3- Don't seek validation: It is a bit of a paradox. We create for consumption...but if you are constantly thinking of what your consumer thinks of your work..you cannot give your best. I remember my author friend tell me once,"your biggest validation will come from you " - Monica Bhide. Do not seek it from outside.
The moment you seek validation for you work, it shows lack of confidence. Believe in yourself and it will show in your work. For many years, I would seek validation not just for my work but a lot of things I did, second guessing myself. I realized no matter what I did, some people can never be happy - why am I looking for validation?, these are people who love to punch holes. Once, you walk away, you release how much time you have wasted. Shed that..you have freedom to create, to be who you are and the energy is used to create and not validate an approval.
Use critique, and shed validation, is it a contradiction? It's a thin line. Are you seeking approval in your critique ??- that's asking validation in bold. OR Are you asking feedback to improve your craft ?
4- Get rid of all your negative energy: as adults we come with some baggage and nothing uglier than carrying a huge weight on the shoulder. I think most people who are creative are sensitive too.
What really helps me is to write all my negative feeling on a paper, make 5 photocopies of it and shred them one at a time. Watch them disappear ... that's what they are worth. And please don't get into the self pity, vicious circle. We all have a lot of things to be thankful for.
There are instance in life that we have no control over. We have to deal with the negative and ugly sometimes. But, there are a lot of times, we can avoid negative energy. I can't get along with everyone, if my interactions start getting abrasive, rather than meaningful, I have learnt to withdraw and walk away. It does not help me to prove anything to anyone. I really feel, learning this was not easy but it definitely evolved me into a better person.
You might wonder what does it have to do with photography?? If your mind is not at peace and you are not happy, you cannot concentrate on giving your best.If you have someone who is a source of negative energy, block them, remove them, unfollow them - in real life and/or social media. I need to be peaceful to create and get the clutter out.
5- Time management : limit social media I don't think I should be writing about this, as I fail miserably at it. It is definitely a work-in-progress. There was a time when I would spend a lot of my time 'catching-up' on the phone, phone calls, i-message, whatsapp.. I have cut that down a lot, I hardly talk on the phone - compared to 2-3 hours a day. Messaging, only when someone messages me regarding work or some light-talk (once in a while).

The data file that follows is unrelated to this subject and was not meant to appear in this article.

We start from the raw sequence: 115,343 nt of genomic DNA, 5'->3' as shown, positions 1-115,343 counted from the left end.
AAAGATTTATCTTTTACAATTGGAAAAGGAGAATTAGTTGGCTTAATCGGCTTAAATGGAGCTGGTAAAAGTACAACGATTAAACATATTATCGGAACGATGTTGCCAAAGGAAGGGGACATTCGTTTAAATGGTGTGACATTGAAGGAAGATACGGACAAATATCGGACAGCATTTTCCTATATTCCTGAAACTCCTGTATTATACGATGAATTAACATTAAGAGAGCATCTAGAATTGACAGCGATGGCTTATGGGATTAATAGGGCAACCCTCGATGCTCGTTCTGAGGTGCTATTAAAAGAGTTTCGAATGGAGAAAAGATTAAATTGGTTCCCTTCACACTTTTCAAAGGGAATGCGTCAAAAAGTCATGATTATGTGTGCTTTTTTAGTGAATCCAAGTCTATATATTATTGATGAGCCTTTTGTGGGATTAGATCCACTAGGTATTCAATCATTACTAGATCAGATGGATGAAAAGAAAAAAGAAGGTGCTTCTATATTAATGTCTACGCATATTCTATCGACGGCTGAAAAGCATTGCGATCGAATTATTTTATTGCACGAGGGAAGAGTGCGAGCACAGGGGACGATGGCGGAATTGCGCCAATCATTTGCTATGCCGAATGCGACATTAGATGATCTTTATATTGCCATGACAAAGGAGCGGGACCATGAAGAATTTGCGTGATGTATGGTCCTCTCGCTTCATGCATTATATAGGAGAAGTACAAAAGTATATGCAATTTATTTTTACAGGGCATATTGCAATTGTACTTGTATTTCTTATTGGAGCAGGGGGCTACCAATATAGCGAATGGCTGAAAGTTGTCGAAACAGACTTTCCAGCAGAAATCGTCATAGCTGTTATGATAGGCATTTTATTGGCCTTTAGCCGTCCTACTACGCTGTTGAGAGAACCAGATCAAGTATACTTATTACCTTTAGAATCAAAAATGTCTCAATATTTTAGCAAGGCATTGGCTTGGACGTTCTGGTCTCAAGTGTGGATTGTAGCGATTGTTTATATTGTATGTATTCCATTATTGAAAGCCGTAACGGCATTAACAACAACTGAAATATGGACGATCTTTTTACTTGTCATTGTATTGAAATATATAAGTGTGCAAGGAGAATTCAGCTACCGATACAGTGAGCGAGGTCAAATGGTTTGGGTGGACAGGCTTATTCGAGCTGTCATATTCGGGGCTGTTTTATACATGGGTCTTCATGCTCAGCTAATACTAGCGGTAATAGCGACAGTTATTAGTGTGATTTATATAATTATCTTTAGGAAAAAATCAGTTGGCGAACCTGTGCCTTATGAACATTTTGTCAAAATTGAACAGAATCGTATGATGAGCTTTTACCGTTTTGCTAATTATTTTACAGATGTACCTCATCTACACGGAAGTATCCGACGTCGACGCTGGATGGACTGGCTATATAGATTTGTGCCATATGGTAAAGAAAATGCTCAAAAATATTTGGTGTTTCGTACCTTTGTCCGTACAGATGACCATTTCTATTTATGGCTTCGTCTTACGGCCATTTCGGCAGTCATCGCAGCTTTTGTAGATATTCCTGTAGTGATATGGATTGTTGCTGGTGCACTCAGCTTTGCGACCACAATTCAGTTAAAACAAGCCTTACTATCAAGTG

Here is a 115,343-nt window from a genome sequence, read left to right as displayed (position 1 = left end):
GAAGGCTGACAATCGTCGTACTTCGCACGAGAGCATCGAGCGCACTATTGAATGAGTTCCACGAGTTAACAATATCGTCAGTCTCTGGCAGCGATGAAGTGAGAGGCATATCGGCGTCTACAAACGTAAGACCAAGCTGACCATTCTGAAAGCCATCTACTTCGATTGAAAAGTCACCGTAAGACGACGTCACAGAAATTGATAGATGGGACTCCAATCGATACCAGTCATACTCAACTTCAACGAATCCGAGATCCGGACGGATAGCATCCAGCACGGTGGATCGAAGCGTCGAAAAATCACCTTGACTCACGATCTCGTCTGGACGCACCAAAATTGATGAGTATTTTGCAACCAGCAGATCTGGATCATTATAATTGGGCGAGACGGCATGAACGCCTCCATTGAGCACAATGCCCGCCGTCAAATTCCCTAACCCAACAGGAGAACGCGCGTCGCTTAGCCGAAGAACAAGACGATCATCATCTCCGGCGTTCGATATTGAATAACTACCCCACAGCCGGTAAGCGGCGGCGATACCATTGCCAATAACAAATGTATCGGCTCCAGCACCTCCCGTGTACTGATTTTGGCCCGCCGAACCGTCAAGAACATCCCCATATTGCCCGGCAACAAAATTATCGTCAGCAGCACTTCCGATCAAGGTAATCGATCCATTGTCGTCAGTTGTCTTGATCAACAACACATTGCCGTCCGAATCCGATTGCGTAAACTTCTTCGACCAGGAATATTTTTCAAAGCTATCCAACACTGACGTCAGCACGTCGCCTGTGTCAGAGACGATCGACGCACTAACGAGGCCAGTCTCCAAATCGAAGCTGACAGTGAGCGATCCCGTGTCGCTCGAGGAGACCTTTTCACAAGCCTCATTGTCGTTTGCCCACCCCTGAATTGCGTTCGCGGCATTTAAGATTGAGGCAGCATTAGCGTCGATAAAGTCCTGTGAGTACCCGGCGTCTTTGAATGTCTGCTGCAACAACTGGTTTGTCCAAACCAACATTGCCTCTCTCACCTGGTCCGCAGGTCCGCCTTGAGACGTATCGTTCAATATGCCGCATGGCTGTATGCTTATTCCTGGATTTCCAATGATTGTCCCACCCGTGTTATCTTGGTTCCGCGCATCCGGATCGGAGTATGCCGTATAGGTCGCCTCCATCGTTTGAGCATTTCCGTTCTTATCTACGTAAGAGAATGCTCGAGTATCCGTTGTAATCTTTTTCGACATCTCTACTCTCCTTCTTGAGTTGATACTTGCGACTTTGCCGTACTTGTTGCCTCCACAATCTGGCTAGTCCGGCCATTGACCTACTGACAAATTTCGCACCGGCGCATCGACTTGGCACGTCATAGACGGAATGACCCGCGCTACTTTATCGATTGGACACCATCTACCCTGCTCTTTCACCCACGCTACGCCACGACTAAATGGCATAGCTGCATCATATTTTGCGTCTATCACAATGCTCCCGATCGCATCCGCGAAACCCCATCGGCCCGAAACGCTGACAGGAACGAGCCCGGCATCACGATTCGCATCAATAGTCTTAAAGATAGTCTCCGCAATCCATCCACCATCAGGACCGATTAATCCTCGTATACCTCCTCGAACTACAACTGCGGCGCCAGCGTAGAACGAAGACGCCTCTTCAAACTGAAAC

When am working on something, I open a social media site (read Facebook)...just to see what's going on and end up spending more time than I need too. It's something you can check in but hard to check out. I'm sure a lot of you are in the same boat. Locking down and restricting with a timer never works for me...the rebel in me will throw out the idea. Once I make up my mind, I'm sure I'll execute.
What has helped is, meeting my friends real time over a cup of coffee. I do that at least once a month and it's so refreshing. I was just thinking about it the other day and realized, the reason why
I'm looking forward to more time to do constructive work, than hang around invisible on social media. I guess this is it- my list!
Sorry, if you were looking forward to a more technical post. Telling you about light, camera setting. Those are the backbone of photography...but that is not what helped me become better, knowing what camera an artist used, the setting or the light or the way they post processed. Trying to develop your own creative IQ is a far more rewarding experience than trying to create an image that looks like the image that got repined ten thousand times on Pinterest. It's all about the journey ....Thanks for being part of it. Have a fabulous weekend !!
All Photograph on this post are mine and the quotes have the authors mentioned- the ones that I have not mentioned - I was not able to find the author's name, please ask before you use.